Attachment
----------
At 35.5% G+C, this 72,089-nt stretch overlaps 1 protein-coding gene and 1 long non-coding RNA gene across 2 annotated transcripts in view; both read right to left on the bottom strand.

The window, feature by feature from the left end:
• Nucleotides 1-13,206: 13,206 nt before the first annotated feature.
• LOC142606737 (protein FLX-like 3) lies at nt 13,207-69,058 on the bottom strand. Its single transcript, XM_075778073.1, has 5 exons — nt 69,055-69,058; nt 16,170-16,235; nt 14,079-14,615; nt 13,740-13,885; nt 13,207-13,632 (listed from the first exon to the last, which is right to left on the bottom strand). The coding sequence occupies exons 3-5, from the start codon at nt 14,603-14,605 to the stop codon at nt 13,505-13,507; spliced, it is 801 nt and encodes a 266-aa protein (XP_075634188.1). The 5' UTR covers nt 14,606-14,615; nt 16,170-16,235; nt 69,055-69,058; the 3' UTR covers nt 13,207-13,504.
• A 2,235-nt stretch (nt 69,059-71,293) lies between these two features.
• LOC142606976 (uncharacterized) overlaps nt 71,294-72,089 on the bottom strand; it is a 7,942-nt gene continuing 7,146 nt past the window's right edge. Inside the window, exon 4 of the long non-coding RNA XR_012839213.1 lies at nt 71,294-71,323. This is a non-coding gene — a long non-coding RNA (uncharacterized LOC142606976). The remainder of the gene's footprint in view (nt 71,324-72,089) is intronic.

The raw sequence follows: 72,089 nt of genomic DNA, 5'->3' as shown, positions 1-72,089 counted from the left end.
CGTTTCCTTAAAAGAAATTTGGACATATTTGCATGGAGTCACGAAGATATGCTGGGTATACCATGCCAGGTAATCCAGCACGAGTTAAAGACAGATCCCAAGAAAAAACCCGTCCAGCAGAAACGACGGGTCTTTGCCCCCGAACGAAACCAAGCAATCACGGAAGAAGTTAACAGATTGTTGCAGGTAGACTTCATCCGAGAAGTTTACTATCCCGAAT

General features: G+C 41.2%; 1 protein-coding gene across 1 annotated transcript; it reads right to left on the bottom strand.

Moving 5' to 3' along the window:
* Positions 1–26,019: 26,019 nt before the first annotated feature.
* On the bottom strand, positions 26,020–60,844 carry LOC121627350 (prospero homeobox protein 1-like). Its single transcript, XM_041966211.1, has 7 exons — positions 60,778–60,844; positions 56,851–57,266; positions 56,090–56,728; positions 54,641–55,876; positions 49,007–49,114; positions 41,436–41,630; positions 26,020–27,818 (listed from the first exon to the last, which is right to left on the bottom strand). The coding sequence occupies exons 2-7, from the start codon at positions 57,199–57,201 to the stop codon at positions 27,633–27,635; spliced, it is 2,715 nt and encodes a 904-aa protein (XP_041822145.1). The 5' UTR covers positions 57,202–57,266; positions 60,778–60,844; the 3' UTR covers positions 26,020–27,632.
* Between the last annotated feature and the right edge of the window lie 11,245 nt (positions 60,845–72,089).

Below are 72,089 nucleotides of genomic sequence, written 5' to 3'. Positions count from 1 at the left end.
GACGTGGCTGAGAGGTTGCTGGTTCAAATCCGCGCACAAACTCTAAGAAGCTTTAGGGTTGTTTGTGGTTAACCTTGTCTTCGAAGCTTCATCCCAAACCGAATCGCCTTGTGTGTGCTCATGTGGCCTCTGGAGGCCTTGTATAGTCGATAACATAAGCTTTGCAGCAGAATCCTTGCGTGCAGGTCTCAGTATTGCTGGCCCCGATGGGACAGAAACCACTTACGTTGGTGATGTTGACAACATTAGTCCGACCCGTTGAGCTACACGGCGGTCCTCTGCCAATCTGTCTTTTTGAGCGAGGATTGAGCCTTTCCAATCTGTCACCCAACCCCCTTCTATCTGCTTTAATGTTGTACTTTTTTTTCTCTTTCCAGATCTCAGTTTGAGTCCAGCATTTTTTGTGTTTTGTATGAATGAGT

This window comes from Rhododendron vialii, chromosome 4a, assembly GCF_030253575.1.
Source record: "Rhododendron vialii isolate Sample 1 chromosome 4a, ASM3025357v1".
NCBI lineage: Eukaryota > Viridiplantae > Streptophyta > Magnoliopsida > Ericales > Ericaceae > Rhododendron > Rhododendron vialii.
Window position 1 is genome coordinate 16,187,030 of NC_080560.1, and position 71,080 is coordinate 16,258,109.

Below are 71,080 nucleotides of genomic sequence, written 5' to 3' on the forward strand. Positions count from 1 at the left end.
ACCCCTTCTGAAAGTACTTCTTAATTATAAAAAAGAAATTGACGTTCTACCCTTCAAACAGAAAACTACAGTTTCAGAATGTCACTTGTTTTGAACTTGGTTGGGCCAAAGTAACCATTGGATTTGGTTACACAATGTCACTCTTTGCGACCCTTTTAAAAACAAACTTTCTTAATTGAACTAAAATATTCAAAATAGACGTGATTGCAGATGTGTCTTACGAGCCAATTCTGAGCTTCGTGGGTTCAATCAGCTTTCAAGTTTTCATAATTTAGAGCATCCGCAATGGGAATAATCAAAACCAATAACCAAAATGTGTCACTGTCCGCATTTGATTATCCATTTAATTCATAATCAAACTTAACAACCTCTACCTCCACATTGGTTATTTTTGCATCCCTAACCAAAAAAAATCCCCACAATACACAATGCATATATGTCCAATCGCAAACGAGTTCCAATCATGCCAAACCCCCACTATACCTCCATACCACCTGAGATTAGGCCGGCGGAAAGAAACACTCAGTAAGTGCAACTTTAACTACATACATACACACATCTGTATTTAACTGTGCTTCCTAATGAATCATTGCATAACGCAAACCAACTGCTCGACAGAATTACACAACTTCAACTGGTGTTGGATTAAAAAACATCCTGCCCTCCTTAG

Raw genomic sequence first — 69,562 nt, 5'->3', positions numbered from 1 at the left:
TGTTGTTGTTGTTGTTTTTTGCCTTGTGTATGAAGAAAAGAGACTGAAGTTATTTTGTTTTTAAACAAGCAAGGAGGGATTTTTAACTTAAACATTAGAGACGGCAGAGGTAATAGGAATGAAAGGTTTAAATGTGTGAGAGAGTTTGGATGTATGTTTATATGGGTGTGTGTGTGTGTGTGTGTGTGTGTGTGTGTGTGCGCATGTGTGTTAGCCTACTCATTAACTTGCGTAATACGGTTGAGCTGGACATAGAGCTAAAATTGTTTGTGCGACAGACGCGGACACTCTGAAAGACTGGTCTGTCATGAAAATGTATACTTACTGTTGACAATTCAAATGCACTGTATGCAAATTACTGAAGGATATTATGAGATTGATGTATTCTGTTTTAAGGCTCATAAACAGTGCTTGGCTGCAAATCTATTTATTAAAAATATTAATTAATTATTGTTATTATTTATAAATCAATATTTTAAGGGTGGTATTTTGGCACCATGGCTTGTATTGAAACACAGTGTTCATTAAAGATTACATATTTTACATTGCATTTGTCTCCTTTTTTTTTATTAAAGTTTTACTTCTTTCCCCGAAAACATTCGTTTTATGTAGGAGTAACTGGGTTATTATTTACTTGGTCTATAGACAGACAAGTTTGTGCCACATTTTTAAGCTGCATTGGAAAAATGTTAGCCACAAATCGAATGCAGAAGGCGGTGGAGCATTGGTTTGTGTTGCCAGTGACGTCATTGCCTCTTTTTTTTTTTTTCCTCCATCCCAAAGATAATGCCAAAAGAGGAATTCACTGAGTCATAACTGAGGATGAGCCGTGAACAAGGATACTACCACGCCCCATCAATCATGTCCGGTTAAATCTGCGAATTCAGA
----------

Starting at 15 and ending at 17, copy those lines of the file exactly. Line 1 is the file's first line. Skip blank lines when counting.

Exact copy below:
GACGTGGCTGAGAGGTTGCTGGTTCAAATCCGCGCACAAACTCTAAGAAGCTTTAGGGTTGTTTGTGGTTAACCTTGTCTTCGAAGCTTCATCCCAAACCGAATCGCCTTGTGTGTGCTCATGTGGCCTCTGGAGGCCTTGTATAGTCGATAACATAAGCTTTGCAGCAGAATCCTTGCGTGCAGGTCTCAGTATTGCTGGCCCCGATGGGACAGAAACCACTTACGTTGGTGATGTTGACAACATTAGTCCGACCCGTTGAGCTACACGGCGGTCCTCTGCCAATCTGTCTTTTTGAGCGAGGATTGAGCCTTTCCAATCTGTCACCCAACCCCCTTCTATCTGCTTTAATGTTGTACTTTTTTTTCTCTTTCCAGATCTCAGTTTGAGTCCAGCATTTTTTGTGTTTTGTATGAATGAGT

This window comes from Rhododendron vialii, chromosome 4a, assembly GCF_030253575.1.
Source record: "Rhododendron vialii isolate Sample 1 chromosome 4a, ASM3025357v1".